Dillon v. Miller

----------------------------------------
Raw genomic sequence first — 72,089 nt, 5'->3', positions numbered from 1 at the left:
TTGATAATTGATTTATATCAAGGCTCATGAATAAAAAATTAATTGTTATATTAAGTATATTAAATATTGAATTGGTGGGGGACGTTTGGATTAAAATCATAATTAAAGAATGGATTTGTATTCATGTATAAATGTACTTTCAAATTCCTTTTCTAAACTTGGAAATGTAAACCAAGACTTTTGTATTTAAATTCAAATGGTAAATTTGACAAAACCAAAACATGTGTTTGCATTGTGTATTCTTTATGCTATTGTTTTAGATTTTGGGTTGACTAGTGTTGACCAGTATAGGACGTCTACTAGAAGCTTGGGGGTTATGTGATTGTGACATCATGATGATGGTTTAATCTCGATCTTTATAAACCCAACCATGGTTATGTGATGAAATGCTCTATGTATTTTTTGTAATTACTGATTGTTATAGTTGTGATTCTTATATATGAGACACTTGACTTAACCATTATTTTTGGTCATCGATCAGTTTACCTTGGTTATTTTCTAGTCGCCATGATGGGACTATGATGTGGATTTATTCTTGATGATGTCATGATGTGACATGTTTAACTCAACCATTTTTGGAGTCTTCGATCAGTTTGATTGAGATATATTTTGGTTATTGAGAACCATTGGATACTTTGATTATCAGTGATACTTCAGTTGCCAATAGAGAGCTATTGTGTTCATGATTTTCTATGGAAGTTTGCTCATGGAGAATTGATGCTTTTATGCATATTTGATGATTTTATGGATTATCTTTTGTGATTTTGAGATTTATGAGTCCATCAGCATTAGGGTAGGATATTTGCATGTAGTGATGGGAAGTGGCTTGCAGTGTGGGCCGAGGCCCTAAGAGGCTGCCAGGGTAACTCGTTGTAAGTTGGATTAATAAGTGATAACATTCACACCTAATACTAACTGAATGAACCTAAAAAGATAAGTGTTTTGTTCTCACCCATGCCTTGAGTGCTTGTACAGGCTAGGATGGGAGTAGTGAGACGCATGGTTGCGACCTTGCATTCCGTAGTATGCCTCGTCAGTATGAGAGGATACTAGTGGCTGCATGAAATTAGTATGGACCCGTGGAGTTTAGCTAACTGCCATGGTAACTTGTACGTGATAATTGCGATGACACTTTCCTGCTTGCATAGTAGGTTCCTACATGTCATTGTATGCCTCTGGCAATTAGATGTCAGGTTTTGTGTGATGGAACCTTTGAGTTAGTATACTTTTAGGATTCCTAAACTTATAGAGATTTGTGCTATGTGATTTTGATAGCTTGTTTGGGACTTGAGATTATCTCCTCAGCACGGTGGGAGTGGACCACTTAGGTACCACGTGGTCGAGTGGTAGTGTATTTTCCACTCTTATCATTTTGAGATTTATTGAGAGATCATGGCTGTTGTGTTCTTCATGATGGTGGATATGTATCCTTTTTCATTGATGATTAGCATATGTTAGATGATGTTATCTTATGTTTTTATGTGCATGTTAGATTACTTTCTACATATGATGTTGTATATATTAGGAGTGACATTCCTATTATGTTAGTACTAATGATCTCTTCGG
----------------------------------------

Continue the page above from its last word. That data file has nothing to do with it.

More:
Circuit Court for Anne Arundel County Case No. 02-P-13-9197 REPORTED IN THE COURT OF SPECIAL APPEALS OF MARYLAND No. 901 September Term, 2016 _________________________ RICARDO DILLON v. LYNITA MILLER, et al. _________________________ Graeff, Friedman, Raker, Irma S. (Senior Judge, Specially Assigned), JJ. _________________________ Opinion by Friedman, J. _________________________ Filed: September 29, 2017 This appeal concerns Appellant Ricardo Dillon’s failure to pay child support to Appellee Lynita Miller, for their daughter S. The Circuit Court for Anne Arundel County, based on the Report and Recommendations of a family law Magistrate, found that Dillon was voluntarily impoverished and imputed income to him at a level consistent with him earning the federal minimum wage. Dillon raises two challenges to the circuit court’s ruling. Dillon argues that the circuit court erred: (1) when it accepted facts found by the Magistrate; and (2) when it found that he was voluntarily impoverished and imputed minimum wage income to him. For the reasons explained below, we affirm the circuit court. BACKGROUND Ricardo Dillon and Lynita Miller are the parents of now 6-year-old Sivani Miller. Dillon and Miller were never married and never resided in the same household. Sivani has lived exclusively with Miller since birth. Miller, through the Anne Arundel County Office of Child Support Enforcement, filed a Complaint for Support. A Magistrate in the Circuit Court for Anne Arundel County held a hearing. After taking testimony from both Dillon and Miller, the Magistrate recommended that Dillon pay child support to Miller in the amount of $535 per month. Dillon then filed timely exceptions to the Report and Recommendations of the Magistrate. The Circuit Court for Anne Arundel County granted Dillon’s exceptions and remanded the case to the Magistrate to make further factual findings. Specifically, the circuit court directed the Magistrate to allow Dillon to cross-examine Miller, and also permitted the Magistrate to receive additional testimony from both parties at his discretion. The Magistrate conducted the second hearing in June 2016. Both Dillon and Miller testified and were subject to cross-examination. Importantly, Dillon testified at this second hearing that he had completed high school in Jamaica, that he had worked in construction in Jamaica, and that he had no mental or physical limitations that prevented him from working. He also testified that he was not permitted to work in the United States because of his immigration status and, therefore, found it difficult to obtain consistent work. He testified, though, that he “[tries] to get work when [he] can.” He testified, somewhat unclearly, that he could not return to Jamaica to work because it may affect his immigration status and visa application. Finally, he testified that he is married to another woman in the United States, that in addition to Sivani—who Dillon has with Miller—he also has three other children from three different women, and that his wife and family members help support him and his three other children. The Magistrate, in his Report and Recommendations, made the following findings of fact: (1) Miller is employed full-time and ...

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